While sailing at Smith Mountain Lake some years ago, a stout wind had filled my sail. My little boat came to life and I leaned out over the gunwale to counteract the heeling of the mast against the force of the wind. I felt exhilarated as the sailboat and I, as one, ripped along over the water.
That’s when a jetski shot past. A wave from its wake heaved up under the exposed hull of my little vessel and shoved my boat over. I found myself kicking in the water, grappling with the sail, tangled in the rigging, and thankful I wore a life jacket. It took me a while to disentangle myself but after some struggle, I managed to right the hull, climb back in, erect the mast, re-rig the sail, and eventually make it back to the dock.
No one had seen me. I sat on the dock, wet and shivering listening to the far-off whine of another jet ski, or jet skis, and felt a smoldering anger. They’d ruined my reach across the channel. They’d ruined my morning. It had been peaceful and quiet as I partnered with wind and water in the ancient mariner’s art. Then an unforeseen contingency impinged. I hadn’t seen THAT coming.
And then, it happened again – in October, 2013.
I’d retired from pastoral ministry in March of 2013 and had set a new course, so to speak. Like that amateur sailor in the little sailboat, I had focused on a distant horizon and “unfurled my sail.” With a few friends, I’d helped found the Epiphany Institute of Spirituality. I’d reengaged my singer-songwriter self. I’d finished a long-delayed writing project and was waiting on the book’s publishing. I was beginning to cruise, picking up steam, gathering way.
Then on a Saturday morning as I read the Washington Post online, my wife asked me to close my computer to hear something she had to tell me. She took a deep breath and with obvious fear and trembling told me that she had come to the realization that she was a lesbian. It was the toughest thing she’d ever had to do, she said, because she knew it would change our lives inexorably. It did.
In so many ways, she had made a courageous decision.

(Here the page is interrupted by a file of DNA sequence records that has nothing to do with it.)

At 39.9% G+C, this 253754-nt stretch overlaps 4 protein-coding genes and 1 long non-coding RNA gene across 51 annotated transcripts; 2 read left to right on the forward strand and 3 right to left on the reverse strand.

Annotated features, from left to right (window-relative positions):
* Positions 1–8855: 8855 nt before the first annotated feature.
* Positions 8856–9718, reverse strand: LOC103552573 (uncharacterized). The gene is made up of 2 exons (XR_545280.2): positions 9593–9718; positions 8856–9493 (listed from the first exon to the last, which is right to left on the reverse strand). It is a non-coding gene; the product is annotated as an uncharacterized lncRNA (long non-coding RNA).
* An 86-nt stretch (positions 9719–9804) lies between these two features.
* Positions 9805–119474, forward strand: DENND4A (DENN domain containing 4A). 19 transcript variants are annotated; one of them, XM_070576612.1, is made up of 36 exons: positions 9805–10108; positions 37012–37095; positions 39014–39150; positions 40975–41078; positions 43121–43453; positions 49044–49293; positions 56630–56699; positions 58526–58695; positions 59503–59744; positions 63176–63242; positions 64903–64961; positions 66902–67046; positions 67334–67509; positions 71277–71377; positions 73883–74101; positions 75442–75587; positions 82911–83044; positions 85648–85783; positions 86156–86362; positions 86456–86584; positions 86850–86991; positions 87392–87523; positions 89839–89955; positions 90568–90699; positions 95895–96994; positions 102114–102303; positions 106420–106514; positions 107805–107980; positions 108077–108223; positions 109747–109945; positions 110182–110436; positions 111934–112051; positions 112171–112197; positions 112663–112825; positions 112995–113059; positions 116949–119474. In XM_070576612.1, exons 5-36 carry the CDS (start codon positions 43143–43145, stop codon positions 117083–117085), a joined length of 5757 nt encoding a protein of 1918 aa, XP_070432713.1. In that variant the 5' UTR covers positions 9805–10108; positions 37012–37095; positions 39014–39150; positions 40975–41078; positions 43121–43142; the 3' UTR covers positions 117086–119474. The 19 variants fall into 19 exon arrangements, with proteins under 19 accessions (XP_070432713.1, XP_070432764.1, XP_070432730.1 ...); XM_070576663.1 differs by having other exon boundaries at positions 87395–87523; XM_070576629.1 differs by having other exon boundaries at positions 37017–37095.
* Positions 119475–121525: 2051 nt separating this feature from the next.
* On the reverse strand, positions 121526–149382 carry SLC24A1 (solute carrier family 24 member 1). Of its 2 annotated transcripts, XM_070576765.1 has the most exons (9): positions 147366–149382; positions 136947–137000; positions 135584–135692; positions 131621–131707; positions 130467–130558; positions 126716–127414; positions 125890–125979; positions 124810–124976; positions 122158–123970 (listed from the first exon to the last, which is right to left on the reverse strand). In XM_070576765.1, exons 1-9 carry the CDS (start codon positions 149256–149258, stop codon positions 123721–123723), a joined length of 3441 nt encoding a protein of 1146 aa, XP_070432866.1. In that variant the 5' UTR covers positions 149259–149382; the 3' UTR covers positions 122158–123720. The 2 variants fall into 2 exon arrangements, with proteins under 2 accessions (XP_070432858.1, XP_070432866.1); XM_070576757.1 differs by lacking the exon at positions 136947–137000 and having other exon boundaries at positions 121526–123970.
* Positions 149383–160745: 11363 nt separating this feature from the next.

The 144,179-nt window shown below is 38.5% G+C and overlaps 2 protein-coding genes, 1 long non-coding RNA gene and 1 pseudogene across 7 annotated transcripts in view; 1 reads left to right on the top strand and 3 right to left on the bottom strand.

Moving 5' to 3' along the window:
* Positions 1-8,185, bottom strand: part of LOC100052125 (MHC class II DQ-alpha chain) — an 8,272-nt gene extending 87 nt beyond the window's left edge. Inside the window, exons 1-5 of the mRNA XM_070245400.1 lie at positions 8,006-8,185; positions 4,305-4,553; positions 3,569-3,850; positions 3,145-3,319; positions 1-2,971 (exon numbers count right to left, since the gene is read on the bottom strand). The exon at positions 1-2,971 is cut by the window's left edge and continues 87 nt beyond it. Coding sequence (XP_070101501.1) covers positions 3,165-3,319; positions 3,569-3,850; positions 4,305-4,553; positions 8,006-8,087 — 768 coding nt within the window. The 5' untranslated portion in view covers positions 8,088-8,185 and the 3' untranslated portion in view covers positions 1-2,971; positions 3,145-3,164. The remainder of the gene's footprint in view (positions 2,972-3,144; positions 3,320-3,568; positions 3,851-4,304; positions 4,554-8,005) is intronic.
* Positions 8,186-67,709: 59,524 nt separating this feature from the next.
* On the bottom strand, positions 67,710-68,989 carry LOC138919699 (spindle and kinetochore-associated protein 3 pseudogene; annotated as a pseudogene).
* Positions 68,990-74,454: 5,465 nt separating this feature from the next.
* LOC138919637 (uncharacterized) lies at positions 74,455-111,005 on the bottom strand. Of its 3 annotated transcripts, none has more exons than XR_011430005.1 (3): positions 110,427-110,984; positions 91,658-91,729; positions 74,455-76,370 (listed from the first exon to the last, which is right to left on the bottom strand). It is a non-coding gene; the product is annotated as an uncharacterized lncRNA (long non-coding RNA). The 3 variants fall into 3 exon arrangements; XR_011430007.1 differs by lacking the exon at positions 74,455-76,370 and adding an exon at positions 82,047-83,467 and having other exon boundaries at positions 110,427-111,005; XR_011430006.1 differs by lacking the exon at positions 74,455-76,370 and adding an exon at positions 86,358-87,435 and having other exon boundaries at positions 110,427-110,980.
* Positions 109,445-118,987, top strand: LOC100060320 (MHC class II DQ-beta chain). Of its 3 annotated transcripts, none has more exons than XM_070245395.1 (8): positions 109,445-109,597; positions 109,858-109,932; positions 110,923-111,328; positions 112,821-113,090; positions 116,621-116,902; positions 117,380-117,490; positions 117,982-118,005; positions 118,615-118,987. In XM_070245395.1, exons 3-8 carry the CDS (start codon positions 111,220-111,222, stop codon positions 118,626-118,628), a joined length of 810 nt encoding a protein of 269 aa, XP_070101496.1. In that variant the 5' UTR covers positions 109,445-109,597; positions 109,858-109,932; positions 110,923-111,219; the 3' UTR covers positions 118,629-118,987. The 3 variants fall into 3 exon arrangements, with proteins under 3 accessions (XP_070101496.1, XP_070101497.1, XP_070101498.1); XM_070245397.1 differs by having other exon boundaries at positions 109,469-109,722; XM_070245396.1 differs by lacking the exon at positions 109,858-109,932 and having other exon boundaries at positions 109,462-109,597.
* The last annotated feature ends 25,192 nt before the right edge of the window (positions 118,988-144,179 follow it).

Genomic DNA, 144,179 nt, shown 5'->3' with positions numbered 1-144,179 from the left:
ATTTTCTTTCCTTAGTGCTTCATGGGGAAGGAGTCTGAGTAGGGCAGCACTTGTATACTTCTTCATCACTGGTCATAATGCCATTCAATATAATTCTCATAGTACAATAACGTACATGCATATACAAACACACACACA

I felt as if I’d ship wrecked, though, as I realized that a 33-year marriage was ending. It was as if an unforeseen wave had heaved me over into the water. I immediately went into a sort of survival mode, struggling to right the hull and get back under way. I wondered where I might find harbor that could shelter me long enough to make repairs, read new charts and determine what course I should take. After all, this particular voyage had been profoundly interrupted. I hadn’t seen THAT coming.
That’s why I haven’t been blogging.
I found a safe harbor, though. As I reached out to the people whose relationships have survived the years, an opportunity emerged from an old friendship. I’d worked with Malcolm Marler at the University of Louisville in the Department of Psychiatry back in the early ’80’s when he and I were doing our clinical training. Malcolm now directs the Pastoral Care Department at the University of Alabama, Birmingham Hospital and needed a program manager for an initiative called “The Support Team Network.” He encouraged me to interview. I did, they hired me, and here I am. I didn’t see THAT coming, either.
Today, I live in a beautiful neighborhood, have a new cadre of competent and very interesting colleagues, a challenging and rewarding job, joined a cool-n-funky, one-of-a-kind church, Baptist Church of the Covenant, and the means to travel to Virginia on a regular basis in order to keep contact with my 95 year-old mother, my beloved daughter, Melissa, and nurture on-going friendships which I do not want to let languish.
In other words, over the past 14 months, I’ve experienced not just pain, but a great deal of grace. Indeed, these months have ushered in some profound lessons in spirituality I would not have learned otherwise, lessons which I will humbly share in my resumed blogging. For one thing, I’ve learned that the beach on which your wreck tosses you just might be the shore of an “undiscovered country” that’ll bring you more blessing than a safe arrival at your previously intended destination.